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Andreas Kluth

Lula Can't Tell Vladimir from Volodymyr

Having defended democracy at home, Brazil inspired hope that it might sympathize with the struggle for freedom elsewhere too. Apparently not.

Scholz and Lula, not quite brothers-in-arms.

Scholz and Lula, not quite brothers-in-arms.

Photographer: Bloomberg

With democrats like Brazilian President Luiz Inacio Lula da Silva, who needs autocrats? Shame on Lula for pretending that Kyiv, NATO and the European Union are as much to blame for Russia’s genocidal war against Ukraine as the wannabe Tsar in the Kremlin, Vladimir Putin. Shame on Lula for doing nothing to help Ukraine.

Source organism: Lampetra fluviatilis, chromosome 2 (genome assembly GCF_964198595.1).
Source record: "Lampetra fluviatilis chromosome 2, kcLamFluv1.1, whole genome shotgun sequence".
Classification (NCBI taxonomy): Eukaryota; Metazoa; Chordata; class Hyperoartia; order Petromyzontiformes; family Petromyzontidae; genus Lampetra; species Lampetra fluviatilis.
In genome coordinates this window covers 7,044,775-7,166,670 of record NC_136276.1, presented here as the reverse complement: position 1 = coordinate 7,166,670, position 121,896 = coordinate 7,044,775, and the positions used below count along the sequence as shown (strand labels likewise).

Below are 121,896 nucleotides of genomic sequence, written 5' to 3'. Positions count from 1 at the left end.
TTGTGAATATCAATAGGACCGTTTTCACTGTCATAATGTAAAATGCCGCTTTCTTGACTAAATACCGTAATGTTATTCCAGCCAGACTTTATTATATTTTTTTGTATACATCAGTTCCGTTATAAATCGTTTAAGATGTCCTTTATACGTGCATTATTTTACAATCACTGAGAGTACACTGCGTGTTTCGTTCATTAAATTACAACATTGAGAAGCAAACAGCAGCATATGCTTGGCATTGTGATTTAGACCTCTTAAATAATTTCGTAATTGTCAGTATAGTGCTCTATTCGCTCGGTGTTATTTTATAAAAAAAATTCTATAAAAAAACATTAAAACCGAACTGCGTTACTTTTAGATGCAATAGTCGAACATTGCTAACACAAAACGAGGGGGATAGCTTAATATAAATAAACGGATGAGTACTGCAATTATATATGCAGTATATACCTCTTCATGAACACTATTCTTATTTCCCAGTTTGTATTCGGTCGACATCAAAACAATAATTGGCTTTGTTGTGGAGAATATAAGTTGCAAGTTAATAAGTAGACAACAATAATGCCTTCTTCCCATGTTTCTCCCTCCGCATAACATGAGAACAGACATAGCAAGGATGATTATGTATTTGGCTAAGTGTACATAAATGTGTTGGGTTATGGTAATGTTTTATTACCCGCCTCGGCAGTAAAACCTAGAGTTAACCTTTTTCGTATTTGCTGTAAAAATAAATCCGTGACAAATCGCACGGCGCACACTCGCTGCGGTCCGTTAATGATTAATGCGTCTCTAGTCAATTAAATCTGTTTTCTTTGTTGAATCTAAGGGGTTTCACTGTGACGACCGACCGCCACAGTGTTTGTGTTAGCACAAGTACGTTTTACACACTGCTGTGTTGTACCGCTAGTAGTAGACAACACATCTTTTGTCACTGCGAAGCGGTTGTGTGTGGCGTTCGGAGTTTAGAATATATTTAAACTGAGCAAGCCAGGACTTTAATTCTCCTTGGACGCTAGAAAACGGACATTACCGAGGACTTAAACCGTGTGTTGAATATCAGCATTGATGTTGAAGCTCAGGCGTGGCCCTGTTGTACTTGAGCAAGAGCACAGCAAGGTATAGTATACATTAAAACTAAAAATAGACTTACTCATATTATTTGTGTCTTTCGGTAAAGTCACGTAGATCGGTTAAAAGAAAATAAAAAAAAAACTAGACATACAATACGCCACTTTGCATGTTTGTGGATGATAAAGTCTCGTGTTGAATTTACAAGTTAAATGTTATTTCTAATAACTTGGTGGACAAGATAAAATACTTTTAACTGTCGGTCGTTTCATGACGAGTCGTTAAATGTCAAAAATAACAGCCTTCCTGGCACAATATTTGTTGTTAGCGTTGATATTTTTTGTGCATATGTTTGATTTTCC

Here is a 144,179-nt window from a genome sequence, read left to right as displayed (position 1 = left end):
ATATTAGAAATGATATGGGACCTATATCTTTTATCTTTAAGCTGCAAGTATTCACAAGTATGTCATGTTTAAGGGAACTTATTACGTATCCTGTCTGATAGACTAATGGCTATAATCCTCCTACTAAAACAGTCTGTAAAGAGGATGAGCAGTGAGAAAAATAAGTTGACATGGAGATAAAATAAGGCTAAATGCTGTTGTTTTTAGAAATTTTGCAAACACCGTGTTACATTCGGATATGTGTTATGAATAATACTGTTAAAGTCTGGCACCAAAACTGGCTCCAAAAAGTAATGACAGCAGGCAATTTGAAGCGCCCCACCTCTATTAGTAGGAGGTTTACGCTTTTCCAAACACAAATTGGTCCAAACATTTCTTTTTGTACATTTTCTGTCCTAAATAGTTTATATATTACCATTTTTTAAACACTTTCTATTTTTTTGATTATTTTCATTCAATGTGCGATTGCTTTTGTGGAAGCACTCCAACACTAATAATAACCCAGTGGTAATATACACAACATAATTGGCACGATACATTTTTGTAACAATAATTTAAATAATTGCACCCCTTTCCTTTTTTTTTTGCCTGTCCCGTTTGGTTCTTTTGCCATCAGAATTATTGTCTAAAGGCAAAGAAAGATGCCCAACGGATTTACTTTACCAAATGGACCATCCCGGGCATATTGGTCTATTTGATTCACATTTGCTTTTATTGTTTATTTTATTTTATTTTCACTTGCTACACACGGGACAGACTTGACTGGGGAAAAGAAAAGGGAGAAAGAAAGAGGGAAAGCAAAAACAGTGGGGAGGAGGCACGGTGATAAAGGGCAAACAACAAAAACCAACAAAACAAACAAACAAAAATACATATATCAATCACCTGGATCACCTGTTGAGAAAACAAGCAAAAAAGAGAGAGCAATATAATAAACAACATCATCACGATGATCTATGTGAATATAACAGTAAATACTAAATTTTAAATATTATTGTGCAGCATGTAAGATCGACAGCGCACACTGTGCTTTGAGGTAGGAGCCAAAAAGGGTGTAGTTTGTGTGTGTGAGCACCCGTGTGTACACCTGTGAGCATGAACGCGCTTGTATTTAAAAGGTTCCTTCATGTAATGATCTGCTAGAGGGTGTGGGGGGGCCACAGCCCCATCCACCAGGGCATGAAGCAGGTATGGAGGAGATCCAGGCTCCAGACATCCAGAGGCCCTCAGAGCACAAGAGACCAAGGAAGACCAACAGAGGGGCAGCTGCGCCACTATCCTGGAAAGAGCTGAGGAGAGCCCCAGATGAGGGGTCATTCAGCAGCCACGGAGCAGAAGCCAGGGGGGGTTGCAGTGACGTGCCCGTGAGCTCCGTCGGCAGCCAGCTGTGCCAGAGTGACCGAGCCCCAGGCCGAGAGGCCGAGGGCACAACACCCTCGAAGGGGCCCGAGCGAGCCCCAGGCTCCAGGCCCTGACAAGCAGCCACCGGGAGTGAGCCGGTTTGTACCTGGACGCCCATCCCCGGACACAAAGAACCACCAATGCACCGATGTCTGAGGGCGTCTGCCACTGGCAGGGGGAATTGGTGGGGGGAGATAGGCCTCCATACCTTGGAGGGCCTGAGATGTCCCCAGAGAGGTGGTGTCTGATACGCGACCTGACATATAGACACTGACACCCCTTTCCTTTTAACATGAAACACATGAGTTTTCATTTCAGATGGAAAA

Lula was sworn into his old job — he was already president between 2003 and 2010 — only one month ago. That followed the four-year stint of right-wing populist Jair Bolsonaro — “the Trump of the Tropics.” A week after Lula took over, pro-Bolsonaro mobs even ransacked federal buildings in Brasilia, in a farcical reprise of the attack on the US Capitol on Jan. 6, 2021. When Brazil’s institutions — and Lula — withstood that assault, much of the democratic world exhaled in relief.